As we are reminded in today’s Gospel, Jesus’ teaching is therefore particularly in parables. I did have a chuckle about that this week when I Googled for an image for the front of our worship sheet. The first one that came up said ‘meaning, definition, explanation’ and I thought how interesting. Part of the wonder of parables is that their meaning is not straightforward, easily defined, or simple to explain. Whilst Christian commentators have read all kinds of things from them, and sometimes defined them in narrow, even destructive, terms, they were deliberately told to evade capture. Like Zen koans, or spiritual sayings in other wisdom traditions, and all great art, the parables of Jesus were told to open up questions rather than provide answers, to tease us into deeper understanding and wonder rather than solve our problems, to transform our consciousness rather than provide us with laws or direct guidance for living. As you can see, the image I therefore chose to accompany our worship on parables, was therefore very different. If a parable can in any way be represented visually, it surely must be done so artistically – as by the great artist Vincent Van Gogh, another human being, like Jesus, vibrantly alive with wonder, in the creativity and profound artistic mystery of God.
an antidote to 'bigness'
Others can certainly help us to see more in the parables than we might immediately perceive. For the most obvious ‘lesson’ to be drawn from today’s Gospel is that Jesus is telling us that we do not have to be big, powerful, or obviously well gifted, to share in God’s love and make a difference in the world. That is all very positive. Yet there is much more. John Dominic Crossan, for example, is among those who have helpfully reflected upon the specific significance of the mustard seed. For it is an interesting choice of seeds by Jesus, isn’t it? In typical Semitic teaching style, Jesus has also exaggerated its literal capacities. After all, does the mustard seed really grow to become the largest of all bushes? That has been a handy idea for the proponents of imperial forms of Christian Faith, advocates of the prosperity Gospel, and even, dare I say it, the active encouragers of ‘church growth’ across so many Christian denominations in recent times. We may wonder however whether Jesus really had in mind all the mission statements, and church growth strategies to which we have become accustomed, never mind more grander designs. Is that really the end goal of Jesus’ dynamic, organic, ecologically grounded teaching?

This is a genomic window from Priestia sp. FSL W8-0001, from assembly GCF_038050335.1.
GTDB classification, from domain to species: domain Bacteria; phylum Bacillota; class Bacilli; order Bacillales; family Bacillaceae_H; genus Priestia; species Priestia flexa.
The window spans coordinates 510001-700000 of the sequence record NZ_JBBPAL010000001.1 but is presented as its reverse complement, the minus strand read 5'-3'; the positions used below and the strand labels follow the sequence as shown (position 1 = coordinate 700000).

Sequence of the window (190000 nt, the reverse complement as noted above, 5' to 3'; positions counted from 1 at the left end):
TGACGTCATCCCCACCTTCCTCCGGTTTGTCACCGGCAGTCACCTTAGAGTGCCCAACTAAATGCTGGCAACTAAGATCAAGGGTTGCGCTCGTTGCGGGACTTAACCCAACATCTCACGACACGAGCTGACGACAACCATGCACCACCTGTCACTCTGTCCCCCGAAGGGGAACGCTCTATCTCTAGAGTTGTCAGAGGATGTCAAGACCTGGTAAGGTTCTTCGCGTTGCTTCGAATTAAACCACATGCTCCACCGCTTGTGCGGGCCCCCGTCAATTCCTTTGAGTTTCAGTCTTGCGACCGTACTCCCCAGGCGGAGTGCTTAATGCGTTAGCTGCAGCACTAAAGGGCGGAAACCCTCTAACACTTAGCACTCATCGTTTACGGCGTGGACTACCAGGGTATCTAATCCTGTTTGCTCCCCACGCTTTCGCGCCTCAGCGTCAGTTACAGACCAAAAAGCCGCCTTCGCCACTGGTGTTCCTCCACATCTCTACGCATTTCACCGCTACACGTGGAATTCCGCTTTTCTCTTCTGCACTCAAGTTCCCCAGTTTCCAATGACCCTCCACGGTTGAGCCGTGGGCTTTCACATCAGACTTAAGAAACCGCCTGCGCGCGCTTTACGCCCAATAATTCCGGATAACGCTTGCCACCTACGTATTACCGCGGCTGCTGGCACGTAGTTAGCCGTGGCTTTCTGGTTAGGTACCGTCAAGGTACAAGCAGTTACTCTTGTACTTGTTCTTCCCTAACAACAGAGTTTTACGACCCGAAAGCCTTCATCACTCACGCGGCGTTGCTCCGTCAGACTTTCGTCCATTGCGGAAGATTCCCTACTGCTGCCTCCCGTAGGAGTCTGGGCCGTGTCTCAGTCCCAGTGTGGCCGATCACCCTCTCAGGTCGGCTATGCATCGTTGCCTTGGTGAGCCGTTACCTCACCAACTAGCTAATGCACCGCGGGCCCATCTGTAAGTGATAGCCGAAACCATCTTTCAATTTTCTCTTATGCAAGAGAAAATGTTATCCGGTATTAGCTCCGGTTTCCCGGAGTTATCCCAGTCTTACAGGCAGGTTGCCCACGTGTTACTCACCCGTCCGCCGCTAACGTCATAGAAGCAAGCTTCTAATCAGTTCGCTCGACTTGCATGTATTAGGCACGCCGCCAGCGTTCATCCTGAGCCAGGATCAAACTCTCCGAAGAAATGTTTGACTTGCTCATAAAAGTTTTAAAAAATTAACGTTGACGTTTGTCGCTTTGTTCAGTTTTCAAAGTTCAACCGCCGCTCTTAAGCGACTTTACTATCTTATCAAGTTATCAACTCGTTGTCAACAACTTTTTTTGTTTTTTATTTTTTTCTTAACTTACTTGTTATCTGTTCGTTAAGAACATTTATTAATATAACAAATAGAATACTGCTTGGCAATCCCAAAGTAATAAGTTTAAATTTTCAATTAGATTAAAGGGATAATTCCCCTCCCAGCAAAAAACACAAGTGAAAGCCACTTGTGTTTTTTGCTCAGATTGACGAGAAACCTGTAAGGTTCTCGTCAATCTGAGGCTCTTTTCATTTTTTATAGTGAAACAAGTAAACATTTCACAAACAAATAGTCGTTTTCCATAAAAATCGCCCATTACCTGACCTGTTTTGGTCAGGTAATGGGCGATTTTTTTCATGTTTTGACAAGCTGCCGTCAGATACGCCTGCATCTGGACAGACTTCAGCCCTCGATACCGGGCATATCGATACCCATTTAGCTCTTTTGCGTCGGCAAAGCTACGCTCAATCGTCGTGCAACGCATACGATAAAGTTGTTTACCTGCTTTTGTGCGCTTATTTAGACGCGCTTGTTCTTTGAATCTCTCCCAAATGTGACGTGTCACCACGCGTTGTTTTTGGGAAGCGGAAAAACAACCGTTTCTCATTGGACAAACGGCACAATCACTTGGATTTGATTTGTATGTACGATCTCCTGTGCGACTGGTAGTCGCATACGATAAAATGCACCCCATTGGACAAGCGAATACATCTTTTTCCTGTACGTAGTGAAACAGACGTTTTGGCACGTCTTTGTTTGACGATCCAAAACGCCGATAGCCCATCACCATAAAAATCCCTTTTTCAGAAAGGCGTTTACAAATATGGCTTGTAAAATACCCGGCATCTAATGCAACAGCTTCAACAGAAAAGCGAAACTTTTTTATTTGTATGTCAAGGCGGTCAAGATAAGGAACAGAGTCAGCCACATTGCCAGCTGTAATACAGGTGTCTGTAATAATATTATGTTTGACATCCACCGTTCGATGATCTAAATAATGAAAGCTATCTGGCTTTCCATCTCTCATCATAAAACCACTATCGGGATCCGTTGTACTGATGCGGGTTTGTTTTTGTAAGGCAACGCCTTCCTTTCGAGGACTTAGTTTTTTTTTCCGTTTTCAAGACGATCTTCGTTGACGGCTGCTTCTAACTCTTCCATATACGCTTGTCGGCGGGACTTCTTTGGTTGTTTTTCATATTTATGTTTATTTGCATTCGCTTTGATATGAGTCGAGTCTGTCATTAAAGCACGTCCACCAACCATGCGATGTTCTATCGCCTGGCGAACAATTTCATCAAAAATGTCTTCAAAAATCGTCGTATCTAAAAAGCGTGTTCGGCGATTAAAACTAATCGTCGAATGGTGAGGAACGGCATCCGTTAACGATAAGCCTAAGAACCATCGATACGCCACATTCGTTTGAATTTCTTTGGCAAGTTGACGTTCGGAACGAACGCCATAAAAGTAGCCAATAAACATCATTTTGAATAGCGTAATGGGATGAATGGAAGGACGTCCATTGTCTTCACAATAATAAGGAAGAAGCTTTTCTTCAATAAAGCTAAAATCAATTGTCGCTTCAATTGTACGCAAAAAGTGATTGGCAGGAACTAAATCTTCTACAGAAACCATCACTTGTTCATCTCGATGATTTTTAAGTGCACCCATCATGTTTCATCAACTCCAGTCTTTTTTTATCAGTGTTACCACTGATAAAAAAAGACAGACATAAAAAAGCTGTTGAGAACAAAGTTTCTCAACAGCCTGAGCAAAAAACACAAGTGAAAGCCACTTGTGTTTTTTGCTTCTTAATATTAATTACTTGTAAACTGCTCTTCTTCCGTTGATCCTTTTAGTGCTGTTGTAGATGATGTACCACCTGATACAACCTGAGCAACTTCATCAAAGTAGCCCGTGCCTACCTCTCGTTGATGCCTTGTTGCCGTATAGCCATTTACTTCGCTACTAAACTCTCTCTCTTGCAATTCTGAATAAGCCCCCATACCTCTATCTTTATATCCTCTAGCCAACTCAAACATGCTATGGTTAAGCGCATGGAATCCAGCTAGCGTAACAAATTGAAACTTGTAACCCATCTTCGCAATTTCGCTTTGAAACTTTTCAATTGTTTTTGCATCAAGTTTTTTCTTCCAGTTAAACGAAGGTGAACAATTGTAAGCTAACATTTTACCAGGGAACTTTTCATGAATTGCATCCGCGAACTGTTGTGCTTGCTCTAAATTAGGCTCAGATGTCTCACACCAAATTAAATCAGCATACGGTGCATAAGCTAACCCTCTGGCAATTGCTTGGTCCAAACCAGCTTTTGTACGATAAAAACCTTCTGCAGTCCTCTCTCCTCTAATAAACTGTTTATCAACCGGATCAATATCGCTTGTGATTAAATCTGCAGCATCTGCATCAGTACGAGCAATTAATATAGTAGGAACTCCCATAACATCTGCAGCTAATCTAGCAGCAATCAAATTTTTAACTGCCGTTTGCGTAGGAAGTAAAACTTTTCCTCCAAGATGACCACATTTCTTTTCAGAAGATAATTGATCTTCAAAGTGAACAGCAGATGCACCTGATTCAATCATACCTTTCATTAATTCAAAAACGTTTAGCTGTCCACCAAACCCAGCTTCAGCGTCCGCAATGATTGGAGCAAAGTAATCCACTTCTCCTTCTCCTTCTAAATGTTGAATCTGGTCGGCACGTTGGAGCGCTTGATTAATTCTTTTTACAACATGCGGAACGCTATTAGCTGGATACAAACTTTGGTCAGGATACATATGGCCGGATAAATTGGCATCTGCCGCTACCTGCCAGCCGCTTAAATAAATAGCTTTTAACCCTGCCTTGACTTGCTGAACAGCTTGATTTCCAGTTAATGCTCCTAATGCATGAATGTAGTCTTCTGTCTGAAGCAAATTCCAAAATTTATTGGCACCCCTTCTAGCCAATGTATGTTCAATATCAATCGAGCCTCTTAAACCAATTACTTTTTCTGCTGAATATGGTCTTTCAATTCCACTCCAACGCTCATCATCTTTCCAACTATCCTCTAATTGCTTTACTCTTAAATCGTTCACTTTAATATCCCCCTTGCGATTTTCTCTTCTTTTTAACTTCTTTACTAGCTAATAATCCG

the weediness and wildness of God
Like the taste of mustard, there is at least a definite strong impact intended in Jesus’ teaching. Indeed, John Dominic Crossan is one scholar to highlight the fact that the mustard seed was regarded as a weed in Jesus’ context, and that it could run wild, and be seen as pestiferous and persistent as Patterson’s curse. Positively, this means both that the spirit of God simply cannot be eradicated, and also that it will involve all kinds of seemingly ‘undesirable’ elements. Even where it is resisted however, it will keep on existing and growing. The consequence is also that the seeds of God are not really starters for imperial, or church, growth, as many people have tried, and still try, to make them be. Rather they are metaphors for the wildness and subversiveness of God and the kind of relationships and world God creates. The original text uses the word ‘basileia’ for this art work of God. Some recent translations, like that of the Inclusive Bible we heard earlier, render this as ‘the reign’ of God. I have to say that that the Inclusive Bible is not always helpful in such things, as in this case. For the word ‘basileia’ is also traditionally translated as ‘kingdom’ of God. It is this very concept that Jesus is subverting, as he does elsewhere in his teaching and actions. All around Jesus could be seen large constructions of the Roman kingdom, or empire, and the puppet kingdoms of Judaea. These however, Jesus is saying, arenot the model for true relationship. God’s ‘kingdom’ is not about ‘bigness’. Actually, it is not only small – super, nano, small - but wild, like nature. It is not forced but it flows. It is not based on clever political or religious thinking or prosaic formations. It is a mystery, poetry, art, to be entered into. It looks, sounds, feels, touches, tastes, differently. Always, it seems, with God in Jesus there is this tang of mustard. And those who enter into this transformative ‘kingdom’ are likely to be, or become regarded as weeds.